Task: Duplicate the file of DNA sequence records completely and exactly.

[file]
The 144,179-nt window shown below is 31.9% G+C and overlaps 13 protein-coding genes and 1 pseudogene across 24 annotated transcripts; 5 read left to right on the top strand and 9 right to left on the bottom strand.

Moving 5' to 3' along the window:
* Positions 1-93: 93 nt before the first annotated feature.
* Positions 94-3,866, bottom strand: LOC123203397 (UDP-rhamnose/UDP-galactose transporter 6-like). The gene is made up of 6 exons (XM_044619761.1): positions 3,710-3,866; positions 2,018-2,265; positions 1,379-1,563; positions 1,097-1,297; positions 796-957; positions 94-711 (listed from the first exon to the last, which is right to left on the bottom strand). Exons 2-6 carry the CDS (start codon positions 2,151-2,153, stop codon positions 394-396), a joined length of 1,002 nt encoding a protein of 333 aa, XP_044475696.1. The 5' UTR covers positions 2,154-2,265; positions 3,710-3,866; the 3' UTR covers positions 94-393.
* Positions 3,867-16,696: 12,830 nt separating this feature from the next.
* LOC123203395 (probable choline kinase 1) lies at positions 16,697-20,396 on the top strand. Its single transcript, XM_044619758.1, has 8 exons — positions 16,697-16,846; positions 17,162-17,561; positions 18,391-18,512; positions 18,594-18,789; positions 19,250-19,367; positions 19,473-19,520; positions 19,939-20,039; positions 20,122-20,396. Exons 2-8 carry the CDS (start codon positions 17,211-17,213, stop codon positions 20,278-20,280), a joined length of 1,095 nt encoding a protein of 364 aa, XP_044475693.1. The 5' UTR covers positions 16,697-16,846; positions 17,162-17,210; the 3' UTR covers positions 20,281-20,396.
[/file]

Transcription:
The 144,179-nt window shown below is 31.9% G+C and overlaps 13 protein-coding genes and 1 pseudogene across 24 annotated transcripts; 5 read left to right on the top strand and 9 right to left on the bottom strand.

Moving 5' to 3' along the window:
* Positions 1-93: 93 nt before the first annotated feature.
* Positions 94-3,866, bottom strand: LOC123203397 (UDP-rhamnose/UDP-galactose transporter 6-like). The gene is made up of 6 exons (XM_044619761.1): positions 3,710-3,866; positions 2,018-2,265; positions 1,379-1,563; positions 1,097-1,297; positions 796-957; positions 94-711 (listed from the first exon to the last, which is right to left on the bottom strand). Exons 2-6 carry the CDS (start codon positions 2,151-2,153, stop codon positions 394-396), a joined length of 1,002 nt encoding a protein of 333 aa, XP_044475696.1. The 5' UTR covers positions 2,154-2,265; positions 3,710-3,866; the 3' UTR covers positions 94-393.
* Positions 3,867-16,696: 12,830 nt separating this feature from the next.
* LOC123203395 (probable choline kinase 1) lies at positions 16,697-20,396 on the top strand. Its single transcript, XM_044619758.1, has 8 exons — positions 16,697-16,846; positions 17,162-17,561; positions 18,391-18,512; positions 18,594-18,789; positions 19,250-19,367; positions 19,473-19,520; positions 19,939-20,039; positions 20,122-20,396. Exons 2-8 carry the CDS (start codon positions 17,211-17,213, stop codon positions 20,278-20,280), a joined length of 1,095 nt encoding a protein of 364 aa, XP_044475693.1. The 5' UTR covers positions 16,697-16,846; positions 17,162-17,210; the 3' UTR covers positions 20,281-20,396.